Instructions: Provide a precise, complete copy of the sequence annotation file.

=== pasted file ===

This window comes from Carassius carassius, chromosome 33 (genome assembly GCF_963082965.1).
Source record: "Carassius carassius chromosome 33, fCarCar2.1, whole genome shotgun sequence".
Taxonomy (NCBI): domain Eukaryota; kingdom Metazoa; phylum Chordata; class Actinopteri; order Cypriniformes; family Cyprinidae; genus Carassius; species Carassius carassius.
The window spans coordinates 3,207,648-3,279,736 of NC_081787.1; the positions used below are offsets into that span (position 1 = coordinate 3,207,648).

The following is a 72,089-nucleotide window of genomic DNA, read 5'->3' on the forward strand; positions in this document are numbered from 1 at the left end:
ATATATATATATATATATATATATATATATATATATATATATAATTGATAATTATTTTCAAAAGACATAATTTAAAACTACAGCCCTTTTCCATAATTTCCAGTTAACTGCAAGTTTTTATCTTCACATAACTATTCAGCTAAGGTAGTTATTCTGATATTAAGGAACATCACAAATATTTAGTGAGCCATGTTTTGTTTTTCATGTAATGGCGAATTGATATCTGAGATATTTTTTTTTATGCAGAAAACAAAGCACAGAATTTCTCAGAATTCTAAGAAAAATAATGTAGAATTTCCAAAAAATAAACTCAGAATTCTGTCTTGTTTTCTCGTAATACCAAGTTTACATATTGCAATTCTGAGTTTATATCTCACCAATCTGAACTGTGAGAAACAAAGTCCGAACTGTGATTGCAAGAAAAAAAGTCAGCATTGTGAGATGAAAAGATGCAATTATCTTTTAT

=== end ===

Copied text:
This window comes from Carassius carassius, chromosome 33 (genome assembly GCF_963082965.1).
Source record: "Carassius carassius chromosome 33, fCarCar2.1, whole genome shotgun sequence".
Taxonomy (NCBI): domain Eukaryota; kingdom Metazoa; phylum Chordata; class Actinopteri; order Cypriniformes; family Cyprinidae; genus Carassius; species Carassius carassius.
The window spans coordinates 3,207,648-3,279,736 of NC_081787.1; the positions used below are offsets into that span (position 1 = coordinate 3,207,648).

The following is a 72,089-nucleotide window of genomic DNA, read 5'->3' on the forward strand; positions in this document are numbered from 1 at the left end:
ATATATATATATATATATATATATATATATATATATATATATAATTGATAATTATTTTCAAAAGACATAATTTAAAACTACAGCCCTTTTCCATAATTTCCAGTTAACTGCAAGTTTTTATCTTCACATAACTATTCAGCTAAGGTAGTTATTCTGATATTAAGGAACATCACAAATATTTAGTGAGCCATGTTTTGTTTTTCATGTAATGGCGAATTGATATCTGAGATATTTTTTTTTATGCAGAAAACAAAGCACAGAATTTCTCAGAATTCTAAGAAAAATAATGTAGAATTTCCAAAAAATAAACTCAGAATTCTGTCTTGTTTTCTCGTAATACCAAGTTTACATATTGCAATTCTGAGTTTATATCTCACCAATCTGAACTGTGAGAAACAAAGTCCGAACTGTGATTGCAAGAAAAAAAGTCAGCATTGTGAGATGAAAAGATGCAATTATCTTTTAT